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Authors: Morgan Llywelyn

1999

BOOK: 1999
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For the bravest, who took the greatest risks

Dramatis Personae—1999

Fictional Characters (in order of mention)

Finbar Lewis Halloran (Barry):
Born in Switzerland on April 6, 1939; son of Ursula Halloran; grandson of Ned Halloran.

Ursula Jervis Halloran:
Born approximately 1910 in Dublin; foster child of Ned and Síle Halloran.

Séamus McCoy (James Andrew McCoy):
Born in West Belfast in 1918; former IRA training officer.

Barbara Kavanagh:
Born in America in 1947; daughter of Michael and Isabella Kavanagh.

Henry Mooney and his wife, Ella Rutledge Mooney:
Barbara's grandparents.

Danny, Luke, and Patsy:
Irish nationalists who meet at the Bleeding Horse Pub.

Brendan Delahanty:
Retired schoolteacher; one of the regulars at the Bleeding Horse.

Warren Philpott:
The former owner of Barry's boardinghouse.

Alice Cassidy and her husband, Dennis:
Friends of Barry's from his days in Trinity College.

Isabella Mooney Kavanagh:
Born in Dublin in 1923; elder daughter of Henry and Ella Mooney and sister of Henrietta Mooney Rice; widow of Michael Kavanagh.

Father John Aloysius:
Catholic priest from Derry; an old friend of Barry Halloran's.

Winifred Baines Speer:
Sister of Donald Baines (from
1921
by the same author); widow of Jonathan Speer and matriarch of an extended family in Belfast.

Paudie Coates:
Automobile mechanic in Harold's Cross.

Brian Joseph (b. 1973), Grace Mary (b. 1976), and Patrick James Halloran (b. 1979):
Children of Barry and Barbara Halloran.

Louise Kearney:
A cousin of Henry Mooney who once owned a boardinghouse in Dublin's Gardiner Street, where Ursula lived as a child.

Paul Morrissey, his wife Eithne, their four sons and twin daughters, Dorothy and Eleanor:
A farm family in County Clare.

Breda Casey Cunningham:
Widowed nurse who helps take care of Ursula.

Michael Kavanagh:
Barbara's deceased father.

Frederick Liggitt:
Belfast businessman and leading member of the Orange Order.

Lewis Baines:
Former lover of Ursula's and nephew of Winifred Speer.

Billy Keane and his family:
Catholics living in West Belfast.

Historical Characters

Adams, Gerry (b. 1948):
Belfast-born Irish republican and politician. First interned in 1972, he later took part in secret talks between the British and Irish governments; elected president of Sinn Féin in 1983 and won the seat for West Belfast in the British parliamentary elections; between 1988 and 1994 was involved in talks with John Hume towards establishing a peace process in Northern Ireland; was instrumental in arranging the 1994 IRA ceasefire; in 2005 it was Gerry Adams, together with Martin McGuinness, who convinced the IRA to decommission their arms and thus effectively end the war against Britain.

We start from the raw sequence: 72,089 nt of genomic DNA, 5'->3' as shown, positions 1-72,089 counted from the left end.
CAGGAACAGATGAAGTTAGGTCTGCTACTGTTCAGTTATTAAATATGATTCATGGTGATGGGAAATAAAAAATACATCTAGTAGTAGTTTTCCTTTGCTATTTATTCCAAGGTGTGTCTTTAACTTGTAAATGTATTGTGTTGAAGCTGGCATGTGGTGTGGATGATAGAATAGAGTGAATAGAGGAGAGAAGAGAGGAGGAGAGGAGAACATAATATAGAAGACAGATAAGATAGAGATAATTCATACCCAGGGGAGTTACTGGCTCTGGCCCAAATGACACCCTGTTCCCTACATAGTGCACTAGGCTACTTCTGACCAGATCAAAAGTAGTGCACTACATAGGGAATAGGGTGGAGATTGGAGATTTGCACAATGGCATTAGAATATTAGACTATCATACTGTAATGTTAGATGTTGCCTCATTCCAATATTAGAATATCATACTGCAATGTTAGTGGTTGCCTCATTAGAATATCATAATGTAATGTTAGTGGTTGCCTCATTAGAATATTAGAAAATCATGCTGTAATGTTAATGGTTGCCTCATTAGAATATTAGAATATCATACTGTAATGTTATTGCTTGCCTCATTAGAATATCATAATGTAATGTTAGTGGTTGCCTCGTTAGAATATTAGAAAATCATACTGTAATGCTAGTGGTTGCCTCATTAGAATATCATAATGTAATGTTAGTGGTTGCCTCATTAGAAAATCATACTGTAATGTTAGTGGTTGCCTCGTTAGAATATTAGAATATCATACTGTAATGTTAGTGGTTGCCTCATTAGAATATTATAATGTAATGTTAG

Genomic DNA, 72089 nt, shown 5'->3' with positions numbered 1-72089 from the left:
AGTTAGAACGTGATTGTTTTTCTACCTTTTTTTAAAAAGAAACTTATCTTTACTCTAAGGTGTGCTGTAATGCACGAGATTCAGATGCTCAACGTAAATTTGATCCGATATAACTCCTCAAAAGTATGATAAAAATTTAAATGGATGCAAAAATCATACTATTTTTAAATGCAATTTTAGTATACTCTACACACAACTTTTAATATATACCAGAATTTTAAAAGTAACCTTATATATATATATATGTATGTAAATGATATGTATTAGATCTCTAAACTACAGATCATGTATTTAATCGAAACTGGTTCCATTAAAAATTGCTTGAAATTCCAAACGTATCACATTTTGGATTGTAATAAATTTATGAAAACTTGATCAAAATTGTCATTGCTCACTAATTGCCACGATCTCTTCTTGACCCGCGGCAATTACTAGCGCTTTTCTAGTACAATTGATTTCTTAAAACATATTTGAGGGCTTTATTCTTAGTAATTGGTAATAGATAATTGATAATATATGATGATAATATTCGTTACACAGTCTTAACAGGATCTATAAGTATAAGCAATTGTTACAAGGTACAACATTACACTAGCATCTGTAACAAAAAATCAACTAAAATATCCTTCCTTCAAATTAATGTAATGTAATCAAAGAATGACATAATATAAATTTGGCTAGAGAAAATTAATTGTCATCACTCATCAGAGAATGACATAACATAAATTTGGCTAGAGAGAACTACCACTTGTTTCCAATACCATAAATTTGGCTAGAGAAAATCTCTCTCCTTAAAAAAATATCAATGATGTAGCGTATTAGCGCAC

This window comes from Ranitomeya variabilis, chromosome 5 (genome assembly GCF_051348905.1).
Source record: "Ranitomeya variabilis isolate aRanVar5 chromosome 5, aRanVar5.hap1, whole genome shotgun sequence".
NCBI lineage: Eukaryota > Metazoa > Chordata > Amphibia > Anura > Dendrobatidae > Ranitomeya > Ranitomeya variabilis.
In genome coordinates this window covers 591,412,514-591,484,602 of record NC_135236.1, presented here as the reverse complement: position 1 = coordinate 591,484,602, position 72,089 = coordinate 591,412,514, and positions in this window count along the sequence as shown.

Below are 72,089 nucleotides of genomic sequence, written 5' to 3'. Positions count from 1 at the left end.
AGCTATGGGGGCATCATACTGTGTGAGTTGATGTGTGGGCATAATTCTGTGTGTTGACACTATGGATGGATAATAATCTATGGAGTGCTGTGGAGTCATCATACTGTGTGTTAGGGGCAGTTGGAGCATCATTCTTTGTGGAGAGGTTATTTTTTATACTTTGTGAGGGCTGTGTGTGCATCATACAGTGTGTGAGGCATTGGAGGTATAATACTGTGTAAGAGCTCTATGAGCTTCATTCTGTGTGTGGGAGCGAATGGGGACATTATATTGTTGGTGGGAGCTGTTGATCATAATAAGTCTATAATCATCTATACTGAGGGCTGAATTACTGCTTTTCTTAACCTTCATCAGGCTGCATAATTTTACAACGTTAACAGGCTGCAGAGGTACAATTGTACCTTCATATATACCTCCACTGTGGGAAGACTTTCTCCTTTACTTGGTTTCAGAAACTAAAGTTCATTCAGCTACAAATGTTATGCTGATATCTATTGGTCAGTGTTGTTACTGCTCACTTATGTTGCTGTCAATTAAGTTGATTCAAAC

Ahern, Patrick “Bertie” (b. 1951):
Dublin-born to a strong republican family; Fianna Fáil politician who became
taoiseach
on June 26, 1997.

Berners-Lee, Tim:
Graduate of Oxford University; a principal computer research scientist at MIT; inventor of the World Wide Web.

Black, Christopher:
IRA informer.

Blair, Tony (b. 1953):
Became leader of the British Labour Party in 1994; prime minister 1997–2007.

Bradley, Fr. Denis (b. 1945):
Born in Co. Donegal; enrolled in St. Columb's College and lived in Derry thereafter; administered last rites to three dying men on Bloody Sunday; officiated at the wedding of Martin McGuinness; left the priesthood in the late 1970s to marry and raise a family; pursued twin careers in the media and in drug counselling; helped negotiate the 1994 IRA ceasefire by serving as a link between the IRA and the British government; later appointed vice chairman of the Northern Ireland policing board.

Bruton, John Gerard (b. 1947):
Politician, landowner, member of Fine Gael, served as
taoiseach
1994–97.

Carter, James Earl “Jimmy” (b. 1924):
Thirty-ninth president of the United States 1977–81.

Clinton, William Jefferson “Bill” (b. 1946):
Forty-second president of the United States 1993–2001.

Corrigan, Mairéad, and Betty Williams:
Cofounders of the Northern Ireland Peace People Movement in 1976; recipients of the Nobel Peace Prize in 1977.

Cosgrave, Liam (b. 1920):
Son of W. T. Cosgrave, revolutionary and cofounder of the Irish Free State. Liam Cosgrave studied law and practiced at the bar before entering the Dáil for Fine Gael in 1943; minister for external affairs 1954–57; became leader of Fine Gael in 1965; became
taoiseach